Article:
I’ve been a fan of the Alanna books since before I even hit double digits. Before Robin Hobb, before JK Rowling, before Jim Butcher, I was hooked on any and every Tortallan adventure. The AMA inspired me to pick up Alanna and read the series all over again. My finding is this: Alanna: The First Adventure holds up after all these years. It’s engaging, intense, thoughtfully crafted, and every other compliment I could give it. I know a lot of people for whom these books were the gateway to a lifelong love of fantasy. If you haven’t read them, buy them immediately. Buy them for your children, your nieces and nephews, and your friends’s kids.

Thanks for reading!

Review: Justice Calling by Annie Bellet

Review: Justice Calling by Annie Bellet published on

Justice Calling cover

There are several authors I’ve picked up in the past because either I’m introduced to them by a friend or because I’ve gotten a notice in my email, “look at this new author, we’re sure you’re going to like them.” As much as I find that annoying, I’ve found some decent writers from those emails. One in particular is Annie Bellet–an urban fantasy writer I picked up recently, reading her Twenty Sided Sorceress series. The title of her first book, Justice Calling, is a great book. I have to agree with others out there when they say, “If you’re into The Dresden Files, or the Iron Druid series then you’ll enjoy this series.”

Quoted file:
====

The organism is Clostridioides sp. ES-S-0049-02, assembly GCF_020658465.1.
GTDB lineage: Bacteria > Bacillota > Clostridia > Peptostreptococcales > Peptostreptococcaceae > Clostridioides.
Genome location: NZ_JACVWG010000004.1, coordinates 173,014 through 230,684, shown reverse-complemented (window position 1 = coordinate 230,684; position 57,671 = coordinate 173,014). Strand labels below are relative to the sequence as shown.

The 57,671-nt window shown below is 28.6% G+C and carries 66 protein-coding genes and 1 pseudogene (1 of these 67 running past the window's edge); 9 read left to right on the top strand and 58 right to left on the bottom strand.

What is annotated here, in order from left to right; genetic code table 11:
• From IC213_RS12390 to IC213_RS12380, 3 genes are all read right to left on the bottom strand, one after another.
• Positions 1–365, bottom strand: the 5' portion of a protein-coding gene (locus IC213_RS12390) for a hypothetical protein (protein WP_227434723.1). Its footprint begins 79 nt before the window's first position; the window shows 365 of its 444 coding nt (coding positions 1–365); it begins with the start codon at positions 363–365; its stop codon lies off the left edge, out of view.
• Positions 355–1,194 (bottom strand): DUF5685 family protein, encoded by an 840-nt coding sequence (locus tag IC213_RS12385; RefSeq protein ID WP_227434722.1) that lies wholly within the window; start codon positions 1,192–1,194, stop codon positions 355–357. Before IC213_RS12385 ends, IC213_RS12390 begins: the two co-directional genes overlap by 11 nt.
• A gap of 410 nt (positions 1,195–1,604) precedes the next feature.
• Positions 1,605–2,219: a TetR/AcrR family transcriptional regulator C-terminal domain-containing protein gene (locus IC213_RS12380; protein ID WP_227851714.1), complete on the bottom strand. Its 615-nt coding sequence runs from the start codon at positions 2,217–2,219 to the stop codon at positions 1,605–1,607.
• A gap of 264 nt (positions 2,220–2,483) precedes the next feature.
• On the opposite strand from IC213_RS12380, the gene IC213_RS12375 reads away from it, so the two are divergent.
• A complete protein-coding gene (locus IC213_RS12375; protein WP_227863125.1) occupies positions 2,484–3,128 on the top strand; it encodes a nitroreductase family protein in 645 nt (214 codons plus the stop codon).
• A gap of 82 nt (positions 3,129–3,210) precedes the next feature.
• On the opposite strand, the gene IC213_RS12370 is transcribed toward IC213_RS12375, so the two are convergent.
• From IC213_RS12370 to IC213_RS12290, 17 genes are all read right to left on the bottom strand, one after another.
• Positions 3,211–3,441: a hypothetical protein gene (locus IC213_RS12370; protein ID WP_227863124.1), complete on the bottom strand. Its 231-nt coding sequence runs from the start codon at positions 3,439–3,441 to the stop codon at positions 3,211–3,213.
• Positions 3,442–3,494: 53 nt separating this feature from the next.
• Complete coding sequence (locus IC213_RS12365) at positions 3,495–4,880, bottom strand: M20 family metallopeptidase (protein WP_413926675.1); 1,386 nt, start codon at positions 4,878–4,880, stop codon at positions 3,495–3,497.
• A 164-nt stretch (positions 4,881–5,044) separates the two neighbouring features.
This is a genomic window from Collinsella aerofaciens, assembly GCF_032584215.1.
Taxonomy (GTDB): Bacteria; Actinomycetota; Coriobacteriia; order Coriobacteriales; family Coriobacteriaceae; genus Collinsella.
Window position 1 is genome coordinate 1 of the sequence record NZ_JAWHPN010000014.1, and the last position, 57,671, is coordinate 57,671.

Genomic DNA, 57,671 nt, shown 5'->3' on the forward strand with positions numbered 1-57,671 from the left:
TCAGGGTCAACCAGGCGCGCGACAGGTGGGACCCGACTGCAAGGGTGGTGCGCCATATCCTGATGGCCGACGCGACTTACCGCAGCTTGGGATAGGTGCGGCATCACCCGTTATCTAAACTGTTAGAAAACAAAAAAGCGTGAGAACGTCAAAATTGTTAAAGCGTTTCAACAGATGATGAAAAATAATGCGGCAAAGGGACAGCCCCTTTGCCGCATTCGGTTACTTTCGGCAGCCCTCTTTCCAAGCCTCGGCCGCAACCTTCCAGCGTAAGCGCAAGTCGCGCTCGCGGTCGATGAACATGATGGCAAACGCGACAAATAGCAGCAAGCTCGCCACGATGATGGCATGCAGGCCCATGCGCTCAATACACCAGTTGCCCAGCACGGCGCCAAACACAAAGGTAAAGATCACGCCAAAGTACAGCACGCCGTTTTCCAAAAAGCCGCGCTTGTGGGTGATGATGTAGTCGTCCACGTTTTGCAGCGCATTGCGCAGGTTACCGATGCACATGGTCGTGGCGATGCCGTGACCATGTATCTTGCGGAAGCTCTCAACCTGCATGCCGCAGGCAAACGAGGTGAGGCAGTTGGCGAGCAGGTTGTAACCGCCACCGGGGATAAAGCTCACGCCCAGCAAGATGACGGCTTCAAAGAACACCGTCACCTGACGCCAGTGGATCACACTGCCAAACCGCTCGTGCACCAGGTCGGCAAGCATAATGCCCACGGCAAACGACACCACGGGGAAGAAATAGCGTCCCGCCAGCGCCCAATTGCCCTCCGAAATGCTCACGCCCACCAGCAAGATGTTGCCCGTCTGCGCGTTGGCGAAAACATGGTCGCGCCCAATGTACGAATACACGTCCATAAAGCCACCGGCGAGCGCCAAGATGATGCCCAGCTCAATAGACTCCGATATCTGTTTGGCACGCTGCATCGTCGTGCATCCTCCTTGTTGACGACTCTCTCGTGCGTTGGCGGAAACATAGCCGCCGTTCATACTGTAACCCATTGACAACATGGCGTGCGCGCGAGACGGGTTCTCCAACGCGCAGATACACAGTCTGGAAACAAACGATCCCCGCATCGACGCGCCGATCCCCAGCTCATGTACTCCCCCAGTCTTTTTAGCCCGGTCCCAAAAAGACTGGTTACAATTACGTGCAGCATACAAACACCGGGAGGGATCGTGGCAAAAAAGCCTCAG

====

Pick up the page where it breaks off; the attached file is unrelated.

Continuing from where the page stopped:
So when I started reading this series, I was taken aback when I read how her use of magic and shapeshifting creatures are brought to life. A very well-written prose combined with lavish and descriptive scenes makes this series a good read. Excellent world building is something that has always piqued my interest when it came to the urban fantasy genre. In all my years of reading different storied, be it in the fantasy or urban fantasy genre, it is writers like her that kept me wanting and asking for more.

Her use of magic in this series is very much similar to several other writers out there that use power of will to exert or utilize their abilities. Characters are written very well, full of richness and dimension. It is writing like this that really turns my like to dislike when stories I’ve read in the past failed to give their characters life; I hate using cliche terms, but the word “soul” comes to mind.